Jayne Carson—Being On the Path of STAR

Information
Category: 
Graduate Profiles

STAR Foundation Newsletter
 

Jayne Carson—Being On the Path of STAR
by Dana Weimer

Jayne Carson (STAR, ‘96) has plenty of experience to share as a staff member of the STAR Foundation. As a reader, bodyworker, and future assistant leader, Jayne has a background and related experience in the public and private sector of the telecommunications industry, as supervisor of the Rape Crisis Center, and as a trauma counselor during the 1995 Amtrak train disaster. She has degrees and national certifications as a Licensed Professional Counselor, Trauma Counselor, and she is a Licensed Massage and Neuromuscular Therapist.

One night, a vision in a dream changed Jayne’s life. As she went to sleep, she said a little prayer, “Please show me what I am supposed to be doing.” She had this dream: “I was walking through a forest of evergreens and the golden filtered light came down through the trees. I had a basket on my arm as I walked on the path through the forest. Something on the ground caught my eye. I reached down to pick it up and place it in my basket. As I continued down the path, I picked up other things. I kept some, others I put back. I kept following this path and it was very clear. I never looked back.” It was about being on the path—not about where I was going or where I had been. Since I had this dream, there is no doubt in my mind or my heart that the path for me is STAR.

Here is a look at the heart and vision Jayne brings to the STAR staff team:

What led you to STAR?

I was working in a mental health clinic in Mobile, Alabama, with Sandra Hogue and she told me about STAR. Something was missing in my life. I’d done cognitive and co-dependency work, and a lot of separate little pieces. STAR uses the holistic approach; that’s what attracted me. I was pretty miserable at work and I needed to make a change, but I was real stuck. In my whole life, I was running rather than responding. I wanted to do things differently and not make excuses. My inner voice was screaming. And I was terrified—there is a myth about therapists having to be healthier than everybody else. Big issues of shame came up for me.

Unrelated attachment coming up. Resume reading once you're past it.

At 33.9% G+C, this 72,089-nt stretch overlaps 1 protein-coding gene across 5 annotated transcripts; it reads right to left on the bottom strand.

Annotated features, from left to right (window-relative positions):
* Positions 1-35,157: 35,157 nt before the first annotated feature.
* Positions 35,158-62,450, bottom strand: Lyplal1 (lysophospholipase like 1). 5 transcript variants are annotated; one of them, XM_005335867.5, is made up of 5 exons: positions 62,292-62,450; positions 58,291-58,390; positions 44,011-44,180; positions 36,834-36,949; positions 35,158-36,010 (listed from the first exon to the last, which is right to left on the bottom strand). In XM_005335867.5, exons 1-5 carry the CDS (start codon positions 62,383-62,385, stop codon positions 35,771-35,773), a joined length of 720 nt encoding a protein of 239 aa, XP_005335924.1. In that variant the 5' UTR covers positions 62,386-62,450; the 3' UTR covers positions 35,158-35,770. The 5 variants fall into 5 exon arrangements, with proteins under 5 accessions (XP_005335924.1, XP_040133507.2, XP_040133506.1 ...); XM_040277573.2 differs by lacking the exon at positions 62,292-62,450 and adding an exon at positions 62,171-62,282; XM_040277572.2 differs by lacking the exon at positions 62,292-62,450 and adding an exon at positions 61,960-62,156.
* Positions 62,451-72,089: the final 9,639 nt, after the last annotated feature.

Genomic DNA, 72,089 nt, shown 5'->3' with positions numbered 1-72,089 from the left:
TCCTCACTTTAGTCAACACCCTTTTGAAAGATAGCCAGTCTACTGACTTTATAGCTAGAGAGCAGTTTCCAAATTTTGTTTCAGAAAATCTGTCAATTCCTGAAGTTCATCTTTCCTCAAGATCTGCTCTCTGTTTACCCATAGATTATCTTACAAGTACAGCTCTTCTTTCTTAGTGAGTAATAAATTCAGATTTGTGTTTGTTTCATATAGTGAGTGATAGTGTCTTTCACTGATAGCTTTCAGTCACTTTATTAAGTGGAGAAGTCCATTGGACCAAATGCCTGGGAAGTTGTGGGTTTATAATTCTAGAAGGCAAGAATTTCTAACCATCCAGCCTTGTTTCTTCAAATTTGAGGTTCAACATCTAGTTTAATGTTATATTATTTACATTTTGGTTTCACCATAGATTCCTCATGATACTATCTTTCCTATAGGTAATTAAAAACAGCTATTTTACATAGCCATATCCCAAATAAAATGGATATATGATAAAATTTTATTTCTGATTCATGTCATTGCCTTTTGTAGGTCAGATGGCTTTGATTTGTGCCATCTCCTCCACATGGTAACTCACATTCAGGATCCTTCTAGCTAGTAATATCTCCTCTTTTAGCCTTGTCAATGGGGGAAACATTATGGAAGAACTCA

How did your life change?

I went home a very different person. I spent a lot of time re-evaluating and asked myself, “Why am I overworking and driving myself?” I really got the picture: I was addicted to stress. I had one foot in the future anticipating the next bad thing, and one foot in the past trying to figure out what I did wrong. I never learned how to live in the present. I slowed down and started standing up for myself by saying ‘no’ more often. I stopped overcommitting and began evaluating what I was doing in my work as a trauma specialist. The first big change was to take myself off the response team. As supervisor at the Rape Crisis Center, I asked myself, “Why am I doing this?” Then, I made a few more changes. I quit to become a part-time therapist. And—I liked it! All of this happened in a year and a half after STAR.

I also became a lot clearer about the relationships I wanted in my life, and the people that were in my life out of duty. I paid a lot more attention to the quality of relationships—the ones that I encouraged and nurtured that enhanced my life.

Why did you choose to become a staff member?

I saw first-hand how people are truly capable of solving their own problems in a safe, nurturing environment with support and safety. When I returned home, I knew I wanted to do this kind of work. It was scary not to have a full-time job, but I wanted to be available as a reader/ bodyworker as much as they needed me. My experience with crisis counseling was beneficial the first time I read in June of ‘97. It was hard work, but I felt at home. The wellness model used at STAR focuses on the whole person. STAR is about personal growth, not about treating pathology. The staff is very ethical dealing with participants, and the team approach allows us to work together.

What is your vision for the future of STAR?

Working with STAR has changed my life. It’s time to grow and provide more programs. I envision more leaders and more people attending. As a staff person, I’m a utility infielder and the program needs me to step up to the plate. People who come to our program have lives, and we’re within their comfort zones. They want a personal growth experience and this is the best program around. Our staff demonstrates a very high degree of commitment to the process. Also exciting is the addition of coaching for post-graduate support. This is exactly what’s needed and will continue to enforce empowering people to find their own power

As a member of the staff, I want to give whatever is needed. After we started talking about growth and the future of the program, I realized something: I don’t want to just give whatever I can spare; I’m willing to make an investment of myself in STAR’s future.